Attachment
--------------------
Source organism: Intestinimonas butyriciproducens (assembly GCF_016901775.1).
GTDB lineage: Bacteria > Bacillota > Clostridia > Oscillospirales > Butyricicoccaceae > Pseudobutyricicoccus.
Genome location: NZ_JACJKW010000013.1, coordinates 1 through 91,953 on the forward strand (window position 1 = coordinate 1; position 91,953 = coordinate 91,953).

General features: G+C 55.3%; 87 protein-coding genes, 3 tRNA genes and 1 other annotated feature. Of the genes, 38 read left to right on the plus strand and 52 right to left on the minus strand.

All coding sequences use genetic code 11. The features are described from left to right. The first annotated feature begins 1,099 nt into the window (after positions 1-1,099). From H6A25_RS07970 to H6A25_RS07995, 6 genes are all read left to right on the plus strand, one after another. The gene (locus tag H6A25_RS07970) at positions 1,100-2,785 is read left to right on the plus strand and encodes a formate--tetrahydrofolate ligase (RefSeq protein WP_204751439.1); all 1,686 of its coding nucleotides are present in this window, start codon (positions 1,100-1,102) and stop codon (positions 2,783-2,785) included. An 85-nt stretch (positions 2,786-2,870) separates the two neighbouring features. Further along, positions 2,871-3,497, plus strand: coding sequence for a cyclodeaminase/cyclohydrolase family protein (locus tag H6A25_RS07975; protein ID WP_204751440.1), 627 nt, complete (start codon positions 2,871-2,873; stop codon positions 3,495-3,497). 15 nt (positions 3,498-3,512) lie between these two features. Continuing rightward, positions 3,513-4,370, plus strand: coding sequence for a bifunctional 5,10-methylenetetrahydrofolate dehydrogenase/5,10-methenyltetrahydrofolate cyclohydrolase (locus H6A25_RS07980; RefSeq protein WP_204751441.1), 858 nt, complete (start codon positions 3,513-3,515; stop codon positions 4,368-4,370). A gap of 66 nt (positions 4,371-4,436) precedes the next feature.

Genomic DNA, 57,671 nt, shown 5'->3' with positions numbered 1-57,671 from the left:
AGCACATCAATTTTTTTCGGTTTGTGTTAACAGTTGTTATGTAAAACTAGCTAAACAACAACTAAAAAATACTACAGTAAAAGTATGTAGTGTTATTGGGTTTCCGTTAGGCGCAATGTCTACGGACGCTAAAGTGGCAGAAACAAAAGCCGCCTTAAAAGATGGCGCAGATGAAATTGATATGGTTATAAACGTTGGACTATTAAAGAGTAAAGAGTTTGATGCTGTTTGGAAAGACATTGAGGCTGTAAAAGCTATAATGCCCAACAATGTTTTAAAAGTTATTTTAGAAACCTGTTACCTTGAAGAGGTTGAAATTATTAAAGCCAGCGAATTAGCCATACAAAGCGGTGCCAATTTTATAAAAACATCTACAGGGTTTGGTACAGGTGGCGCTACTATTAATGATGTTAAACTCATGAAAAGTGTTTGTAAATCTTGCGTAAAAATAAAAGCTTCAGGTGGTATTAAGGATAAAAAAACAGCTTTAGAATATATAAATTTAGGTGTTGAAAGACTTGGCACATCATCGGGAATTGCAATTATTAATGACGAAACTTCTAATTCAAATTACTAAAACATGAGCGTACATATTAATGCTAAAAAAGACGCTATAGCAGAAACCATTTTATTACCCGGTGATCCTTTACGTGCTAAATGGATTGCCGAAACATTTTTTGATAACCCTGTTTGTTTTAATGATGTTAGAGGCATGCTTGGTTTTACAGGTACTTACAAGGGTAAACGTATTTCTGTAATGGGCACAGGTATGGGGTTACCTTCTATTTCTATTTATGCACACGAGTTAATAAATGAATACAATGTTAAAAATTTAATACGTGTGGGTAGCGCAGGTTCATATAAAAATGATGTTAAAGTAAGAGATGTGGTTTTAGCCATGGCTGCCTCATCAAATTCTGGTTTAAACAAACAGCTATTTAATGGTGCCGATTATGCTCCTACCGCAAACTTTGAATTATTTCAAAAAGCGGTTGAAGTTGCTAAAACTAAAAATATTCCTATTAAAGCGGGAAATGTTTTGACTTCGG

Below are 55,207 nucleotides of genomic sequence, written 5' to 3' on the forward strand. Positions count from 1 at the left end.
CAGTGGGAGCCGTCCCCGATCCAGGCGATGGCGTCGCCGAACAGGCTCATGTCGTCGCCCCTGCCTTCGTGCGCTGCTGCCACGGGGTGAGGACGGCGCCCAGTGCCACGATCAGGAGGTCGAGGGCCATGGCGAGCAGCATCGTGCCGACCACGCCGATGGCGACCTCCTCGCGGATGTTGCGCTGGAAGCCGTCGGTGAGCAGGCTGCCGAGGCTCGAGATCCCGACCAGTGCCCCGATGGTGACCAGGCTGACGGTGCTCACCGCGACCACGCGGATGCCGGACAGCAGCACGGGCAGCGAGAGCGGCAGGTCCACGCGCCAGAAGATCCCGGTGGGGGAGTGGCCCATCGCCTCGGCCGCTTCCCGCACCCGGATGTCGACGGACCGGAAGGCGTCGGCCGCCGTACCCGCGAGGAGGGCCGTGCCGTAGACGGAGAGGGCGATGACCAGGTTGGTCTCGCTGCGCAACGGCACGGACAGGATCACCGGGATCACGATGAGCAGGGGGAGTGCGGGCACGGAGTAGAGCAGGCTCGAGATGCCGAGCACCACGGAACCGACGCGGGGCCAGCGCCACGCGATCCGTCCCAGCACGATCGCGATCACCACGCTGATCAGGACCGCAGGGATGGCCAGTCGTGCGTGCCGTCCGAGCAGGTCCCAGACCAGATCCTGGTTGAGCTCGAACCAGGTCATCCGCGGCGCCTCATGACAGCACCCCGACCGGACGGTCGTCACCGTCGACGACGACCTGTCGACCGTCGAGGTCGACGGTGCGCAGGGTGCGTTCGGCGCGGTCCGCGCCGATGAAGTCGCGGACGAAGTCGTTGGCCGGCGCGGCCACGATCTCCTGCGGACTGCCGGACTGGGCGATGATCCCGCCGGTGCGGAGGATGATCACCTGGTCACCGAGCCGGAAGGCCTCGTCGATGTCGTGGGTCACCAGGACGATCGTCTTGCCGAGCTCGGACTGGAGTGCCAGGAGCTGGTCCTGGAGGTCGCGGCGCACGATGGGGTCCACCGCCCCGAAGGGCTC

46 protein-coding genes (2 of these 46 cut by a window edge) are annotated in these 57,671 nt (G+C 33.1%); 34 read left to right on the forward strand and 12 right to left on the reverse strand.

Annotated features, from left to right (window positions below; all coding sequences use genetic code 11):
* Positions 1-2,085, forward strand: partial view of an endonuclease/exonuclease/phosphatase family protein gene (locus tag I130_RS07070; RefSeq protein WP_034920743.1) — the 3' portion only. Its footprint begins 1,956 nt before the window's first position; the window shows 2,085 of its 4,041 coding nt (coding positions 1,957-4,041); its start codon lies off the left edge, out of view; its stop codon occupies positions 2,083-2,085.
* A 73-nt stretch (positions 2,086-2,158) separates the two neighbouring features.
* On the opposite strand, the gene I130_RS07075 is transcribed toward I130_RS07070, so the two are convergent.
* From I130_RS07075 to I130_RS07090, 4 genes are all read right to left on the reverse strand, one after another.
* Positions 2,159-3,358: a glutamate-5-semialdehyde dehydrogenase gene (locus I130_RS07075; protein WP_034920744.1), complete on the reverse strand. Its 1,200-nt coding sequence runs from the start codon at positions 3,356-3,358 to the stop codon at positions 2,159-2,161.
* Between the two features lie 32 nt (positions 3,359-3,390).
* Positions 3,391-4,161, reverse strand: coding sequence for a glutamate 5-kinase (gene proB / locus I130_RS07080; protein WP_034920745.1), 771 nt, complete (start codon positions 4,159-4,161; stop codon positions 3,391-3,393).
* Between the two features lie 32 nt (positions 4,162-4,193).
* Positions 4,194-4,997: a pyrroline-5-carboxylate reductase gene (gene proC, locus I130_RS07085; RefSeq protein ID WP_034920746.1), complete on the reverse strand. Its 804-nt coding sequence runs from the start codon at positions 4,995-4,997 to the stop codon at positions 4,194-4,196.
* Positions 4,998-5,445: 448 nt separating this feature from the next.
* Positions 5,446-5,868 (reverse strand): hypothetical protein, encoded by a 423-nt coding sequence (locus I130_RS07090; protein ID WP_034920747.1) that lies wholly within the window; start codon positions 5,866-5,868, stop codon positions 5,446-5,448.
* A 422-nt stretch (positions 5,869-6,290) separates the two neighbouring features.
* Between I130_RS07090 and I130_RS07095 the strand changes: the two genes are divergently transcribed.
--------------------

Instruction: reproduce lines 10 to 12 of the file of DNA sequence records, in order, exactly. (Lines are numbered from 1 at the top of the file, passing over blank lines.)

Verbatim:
46 protein-coding genes (2 of these 46 cut by a window edge) are annotated in these 57,671 nt (G+C 33.1%); 34 read left to right on the forward strand and 12 right to left on the reverse strand.

Annotated features, from left to right (window positions below; all coding sequences use genetic code 11):
* Positions 1-2,085, forward strand: partial view of an endonuclease/exonuclease/phosphatase family protein gene (locus tag I130_RS07070; RefSeq protein WP_034920743.1) — the 3' portion only. Its footprint begins 1,956 nt before the window's first position; the window shows 2,085 of its 4,041 coding nt (coding positions 1,957-4,041); its start codon lies off the left edge, out of view; its stop codon occupies positions 2,083-2,085.